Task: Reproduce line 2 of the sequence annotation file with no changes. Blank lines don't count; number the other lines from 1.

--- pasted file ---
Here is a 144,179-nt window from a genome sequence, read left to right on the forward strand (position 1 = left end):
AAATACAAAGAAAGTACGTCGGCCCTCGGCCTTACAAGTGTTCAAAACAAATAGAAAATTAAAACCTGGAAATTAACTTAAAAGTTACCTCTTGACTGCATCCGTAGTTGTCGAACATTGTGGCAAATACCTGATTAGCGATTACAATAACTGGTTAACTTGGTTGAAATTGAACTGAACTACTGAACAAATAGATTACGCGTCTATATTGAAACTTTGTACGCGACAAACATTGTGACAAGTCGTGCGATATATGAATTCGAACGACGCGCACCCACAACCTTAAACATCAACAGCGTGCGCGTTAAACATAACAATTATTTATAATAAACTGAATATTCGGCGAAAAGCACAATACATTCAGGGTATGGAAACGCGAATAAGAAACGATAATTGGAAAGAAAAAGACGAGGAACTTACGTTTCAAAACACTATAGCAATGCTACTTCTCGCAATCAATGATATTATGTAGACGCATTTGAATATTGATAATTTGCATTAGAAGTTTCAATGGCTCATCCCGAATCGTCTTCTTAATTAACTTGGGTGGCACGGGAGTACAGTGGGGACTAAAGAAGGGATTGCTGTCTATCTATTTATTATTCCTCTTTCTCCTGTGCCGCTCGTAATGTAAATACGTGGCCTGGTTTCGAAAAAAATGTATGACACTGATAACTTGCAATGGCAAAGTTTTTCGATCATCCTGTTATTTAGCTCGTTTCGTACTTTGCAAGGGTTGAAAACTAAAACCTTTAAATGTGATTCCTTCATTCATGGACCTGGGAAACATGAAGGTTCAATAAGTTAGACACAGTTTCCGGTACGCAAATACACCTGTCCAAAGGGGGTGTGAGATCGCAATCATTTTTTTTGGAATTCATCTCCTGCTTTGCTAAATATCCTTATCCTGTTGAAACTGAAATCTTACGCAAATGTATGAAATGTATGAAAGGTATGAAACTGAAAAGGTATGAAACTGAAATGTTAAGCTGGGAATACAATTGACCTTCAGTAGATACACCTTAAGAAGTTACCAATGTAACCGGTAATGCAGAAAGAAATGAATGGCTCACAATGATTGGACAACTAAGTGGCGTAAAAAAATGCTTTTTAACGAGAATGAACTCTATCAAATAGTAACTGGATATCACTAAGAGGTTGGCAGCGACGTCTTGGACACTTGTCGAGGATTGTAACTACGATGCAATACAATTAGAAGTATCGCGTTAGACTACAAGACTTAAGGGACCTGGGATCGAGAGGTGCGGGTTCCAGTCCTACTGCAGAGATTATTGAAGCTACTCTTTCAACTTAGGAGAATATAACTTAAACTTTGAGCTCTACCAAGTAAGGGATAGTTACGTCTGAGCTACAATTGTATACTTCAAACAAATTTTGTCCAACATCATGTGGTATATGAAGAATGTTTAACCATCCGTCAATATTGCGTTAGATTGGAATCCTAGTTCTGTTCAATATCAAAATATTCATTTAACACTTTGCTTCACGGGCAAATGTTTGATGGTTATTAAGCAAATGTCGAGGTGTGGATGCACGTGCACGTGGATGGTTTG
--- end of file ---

AAATACAAAGAAAGTACGTCGGCCCTCGGCCTTACAAGTGTTCAAAACAAATAGAAAATTAAAACCTGGAAATTAACTTAAAAGTTACCTCTTGACTGCATCCGTAGTTGTCGAACATTGTGGCAAATACCTGATTAGCGATTACAATAACTGGTTAACTTGGTTGAAATTGAACTGAACTACTGAACAAATAGATTACGCGTCTATATTGAAACTTTGTACGCGACAAACATTGTGACAAGTCGTGCGATATATGAATTCGAACGACGCGCACCCACAACCTTAAACATCAACAGCGTGCGCGTTAAACATAACAATTATTTATAATAAACTGAATATTCGGCGAAAAGCACAATACATTCAGGGTATGGAAACGCGAATAAGAAACGATAATTGGAAAGAAAAAGACGAGGAACTTACGTTTCAAAACACTATAGCAATGCTACTTCTCGCAATCAATGATATTATGTAGACGCATTTGAATATTGATAATTTGCATTAGAAGTTTCAATGGCTCATCCCGAATCGTCTTCTTAATTAACTTGGGTGGCACGGGAGTACAGTGGGGACTAAAGAAGGGATTGCTGTCTATCTATTTATTATTCCTCTTTCTCCTGTGCCGCTCGTAATGTAAATACGTGGCCTGGTTTCGAAAAAAATGTATGACACTGATAACTTGCAATGGCAAAGTTTTTCGATCATCCTGTTATTTAGCTCGTTTCGTACTTTGCAAGGGTTGAAAACTAAAACCTTTAAATGTGATTCCTTCATTCATGGACCTGGGAAACATGAAGGTTCAATAAGTTAGACACAGTTTCCGGTACGCAAATACACCTGTCCAAAGGGGGTGTGAGATCGCAATCATTTTTTTTGGAATTCATCTCCTGCTTTGCTAAATATCCTTATCCTGTTGAAACTGAAATCTTACGCAAATGTATGAAATGTATGAAAGGTATGAAACTGAAAAGGTATGAAACTGAAATGTTAAGCTGGGAATACAATTGACCTTCAGTAGATACACCTTAAGAAGTTACCAATGTAACCGGTAATGCAGAAAGAAATGAATGGCTCACAATGATTGGACAACTAAGTGGCGTAAAAAAATGCTTTTTAACGAGAATGAACTCTATCAAATAGTAACTGGATATCACTAAGAGGTTGGCAGCGACGTCTTGGACACTTGTCGAGGATTGTAACTACGATGCAATACAATTAGAAGTATCGCGTTAGACTACAAGACTTAAGGGACCTGGGATCGAGAGGTGCGGGTTCCAGTCCTACTGCAGAGATTATTGAAGCTACTCTTTCAACTTAGGAGAATATAACTTAAACTTTGAGCTCTACCAAGTAAGGGATAGTTACGTCTGAGCTACAATTGTATACTTCAAACAAATTTTGTCCAACATCATGTGGTATATGAAGAATGTTTAACCATCCGTCAATATTGCGTTAGATTGGAATCCTAGTTCTGTTCAATATCAAAATATTCATTTAACACTTTGCTTCACGGGCAAATGTTTGATGGTTATTAAGCAAATGTCGAGGTGTGGATGCACGTGCACGTGGATGGTTTG